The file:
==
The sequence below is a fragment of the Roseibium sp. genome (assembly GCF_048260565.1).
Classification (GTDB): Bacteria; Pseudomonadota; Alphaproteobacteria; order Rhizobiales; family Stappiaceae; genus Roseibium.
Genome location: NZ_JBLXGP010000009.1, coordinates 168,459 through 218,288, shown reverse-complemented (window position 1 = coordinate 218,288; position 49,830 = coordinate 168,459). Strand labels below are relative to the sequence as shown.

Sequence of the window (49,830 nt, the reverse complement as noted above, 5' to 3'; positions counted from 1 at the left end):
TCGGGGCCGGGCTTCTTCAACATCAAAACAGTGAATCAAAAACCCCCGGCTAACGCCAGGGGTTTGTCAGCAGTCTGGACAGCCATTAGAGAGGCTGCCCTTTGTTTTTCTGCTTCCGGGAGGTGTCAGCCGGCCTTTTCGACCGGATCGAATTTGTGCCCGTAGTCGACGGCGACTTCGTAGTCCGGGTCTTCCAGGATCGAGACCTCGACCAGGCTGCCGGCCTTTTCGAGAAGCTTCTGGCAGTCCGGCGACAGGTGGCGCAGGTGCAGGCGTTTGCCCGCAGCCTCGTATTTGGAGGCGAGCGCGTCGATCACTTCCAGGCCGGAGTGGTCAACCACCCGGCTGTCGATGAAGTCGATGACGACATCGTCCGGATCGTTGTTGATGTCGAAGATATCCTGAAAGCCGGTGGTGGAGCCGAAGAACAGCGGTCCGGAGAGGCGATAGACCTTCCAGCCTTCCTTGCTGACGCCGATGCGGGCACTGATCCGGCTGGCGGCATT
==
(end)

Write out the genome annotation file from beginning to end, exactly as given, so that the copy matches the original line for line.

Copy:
The sequence below is a fragment of the Roseibium sp. genome (assembly GCF_048260565.1).
Classification (GTDB): Bacteria; Pseudomonadota; Alphaproteobacteria; order Rhizobiales; family Stappiaceae; genus Roseibium.
Genome location: NZ_JBLXGP010000009.1, coordinates 168,459 through 218,288, shown reverse-complemented (window position 1 = coordinate 218,288; position 49,830 = coordinate 168,459). Strand labels below are relative to the sequence as shown.

Sequence of the window (49,830 nt, the reverse complement as noted above, 5' to 3'; positions counted from 1 at the left end):
TCGGGGCCGGGCTTCTTCAACATCAAAACAGTGAATCAAAAACCCCCGGCTAACGCCAGGGGTTTGTCAGCAGTCTGGACAGCCATTAGAGAGGCTGCCCTTTGTTTTTCTGCTTCCGGGAGGTGTCAGCCGGCCTTTTCGACCGGATCGAATTTGTGCCCGTAGTCGACGGCGACTTCGTAGTCCGGGTCTTCCAGGATCGAGACCTCGACCAGGCTGCCGGCCTTTTCGAGAAGCTTCTGGCAGTCCGGCGACAGGTGGCGCAGGTGCAGGCGTTTGCCCGCAGCCTCGTATTTGGAGGCGAGCGCGTCGATCACTTCCAGGCCGGAGTGGTCAACCACCCGGCTGTCGATGAAGTCGATGACGACATCGTCCGGATCGTTGTTGATGTCGAAGATATCCTGAAAGCCGGTGGTGGAGCCGAAGAACAGCGGTCCGGAGAGGCGATAGACCTTCCAGCCTTCCTTGCTGACGCCGATGCGGGCACTGATCCGGCTGGCGGCATT